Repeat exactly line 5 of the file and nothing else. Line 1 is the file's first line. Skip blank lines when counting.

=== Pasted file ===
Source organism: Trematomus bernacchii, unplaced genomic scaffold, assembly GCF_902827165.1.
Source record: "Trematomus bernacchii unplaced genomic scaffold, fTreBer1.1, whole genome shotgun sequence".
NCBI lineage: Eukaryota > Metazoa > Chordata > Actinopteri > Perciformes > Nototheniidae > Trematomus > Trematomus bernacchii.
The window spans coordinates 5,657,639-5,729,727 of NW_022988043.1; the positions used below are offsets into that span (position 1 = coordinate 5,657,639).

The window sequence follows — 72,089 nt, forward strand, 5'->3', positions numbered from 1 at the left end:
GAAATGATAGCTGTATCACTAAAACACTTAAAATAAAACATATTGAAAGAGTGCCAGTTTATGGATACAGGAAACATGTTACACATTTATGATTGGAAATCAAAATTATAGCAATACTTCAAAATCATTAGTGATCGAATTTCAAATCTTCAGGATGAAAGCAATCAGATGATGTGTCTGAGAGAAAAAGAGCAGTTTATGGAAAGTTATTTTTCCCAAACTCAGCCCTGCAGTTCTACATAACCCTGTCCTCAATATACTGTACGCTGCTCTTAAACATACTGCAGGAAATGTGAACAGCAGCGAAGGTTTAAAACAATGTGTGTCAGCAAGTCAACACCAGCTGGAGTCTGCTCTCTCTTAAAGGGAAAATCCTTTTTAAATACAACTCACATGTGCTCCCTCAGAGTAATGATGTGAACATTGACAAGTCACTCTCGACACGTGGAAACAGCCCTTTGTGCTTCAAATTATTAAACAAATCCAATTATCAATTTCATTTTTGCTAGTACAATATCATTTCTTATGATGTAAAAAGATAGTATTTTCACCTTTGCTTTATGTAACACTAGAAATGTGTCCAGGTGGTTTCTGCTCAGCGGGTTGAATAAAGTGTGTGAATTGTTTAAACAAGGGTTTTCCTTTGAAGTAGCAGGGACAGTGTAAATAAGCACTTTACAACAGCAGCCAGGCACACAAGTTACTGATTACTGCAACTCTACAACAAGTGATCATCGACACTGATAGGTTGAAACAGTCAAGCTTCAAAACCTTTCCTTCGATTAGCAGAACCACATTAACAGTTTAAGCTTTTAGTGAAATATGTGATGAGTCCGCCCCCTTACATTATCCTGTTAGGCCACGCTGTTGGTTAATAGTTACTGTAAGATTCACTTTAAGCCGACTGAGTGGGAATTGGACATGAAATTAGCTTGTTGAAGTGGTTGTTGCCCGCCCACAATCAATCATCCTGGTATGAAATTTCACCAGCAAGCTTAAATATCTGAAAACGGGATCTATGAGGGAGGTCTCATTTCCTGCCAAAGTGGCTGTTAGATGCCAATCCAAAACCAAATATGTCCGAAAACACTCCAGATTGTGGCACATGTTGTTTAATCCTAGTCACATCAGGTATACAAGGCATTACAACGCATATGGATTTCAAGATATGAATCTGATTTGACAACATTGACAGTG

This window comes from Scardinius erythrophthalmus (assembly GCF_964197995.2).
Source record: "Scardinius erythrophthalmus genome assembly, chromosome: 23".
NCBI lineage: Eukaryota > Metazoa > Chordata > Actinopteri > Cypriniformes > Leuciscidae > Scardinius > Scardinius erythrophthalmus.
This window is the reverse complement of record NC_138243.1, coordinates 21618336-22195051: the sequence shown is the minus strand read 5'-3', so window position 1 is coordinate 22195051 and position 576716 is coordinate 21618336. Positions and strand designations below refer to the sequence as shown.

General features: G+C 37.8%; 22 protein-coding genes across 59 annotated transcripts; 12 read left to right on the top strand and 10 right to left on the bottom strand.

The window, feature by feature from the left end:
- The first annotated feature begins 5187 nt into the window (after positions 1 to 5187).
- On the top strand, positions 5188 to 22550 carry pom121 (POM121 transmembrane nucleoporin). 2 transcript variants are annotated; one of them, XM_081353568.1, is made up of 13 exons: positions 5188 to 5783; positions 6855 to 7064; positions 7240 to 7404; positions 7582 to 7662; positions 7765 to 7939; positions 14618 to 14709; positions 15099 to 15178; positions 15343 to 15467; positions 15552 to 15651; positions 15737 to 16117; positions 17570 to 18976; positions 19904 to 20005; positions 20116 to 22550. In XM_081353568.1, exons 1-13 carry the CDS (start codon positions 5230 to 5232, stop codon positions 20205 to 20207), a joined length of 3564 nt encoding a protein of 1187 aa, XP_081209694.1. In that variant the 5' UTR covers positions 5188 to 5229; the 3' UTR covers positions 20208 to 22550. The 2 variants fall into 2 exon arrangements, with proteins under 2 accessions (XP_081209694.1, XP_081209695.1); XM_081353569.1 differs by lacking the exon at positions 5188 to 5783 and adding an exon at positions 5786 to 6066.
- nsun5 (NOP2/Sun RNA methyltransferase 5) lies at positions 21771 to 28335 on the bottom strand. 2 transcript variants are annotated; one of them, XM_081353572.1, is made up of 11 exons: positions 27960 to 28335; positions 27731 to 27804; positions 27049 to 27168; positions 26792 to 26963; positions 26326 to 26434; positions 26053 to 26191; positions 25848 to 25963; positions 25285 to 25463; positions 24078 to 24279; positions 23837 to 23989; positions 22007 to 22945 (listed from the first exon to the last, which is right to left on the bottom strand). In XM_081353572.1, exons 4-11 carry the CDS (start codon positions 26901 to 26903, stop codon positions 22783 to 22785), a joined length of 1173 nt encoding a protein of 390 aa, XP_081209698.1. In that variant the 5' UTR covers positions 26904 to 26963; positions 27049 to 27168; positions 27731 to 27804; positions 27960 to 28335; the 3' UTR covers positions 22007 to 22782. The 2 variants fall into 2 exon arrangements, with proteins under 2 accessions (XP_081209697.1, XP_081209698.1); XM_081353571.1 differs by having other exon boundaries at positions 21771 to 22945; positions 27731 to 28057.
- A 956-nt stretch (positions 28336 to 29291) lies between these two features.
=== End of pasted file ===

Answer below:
The window sequence follows — 72,089 nt, forward strand, 5'->3', positions numbered from 1 at the left end: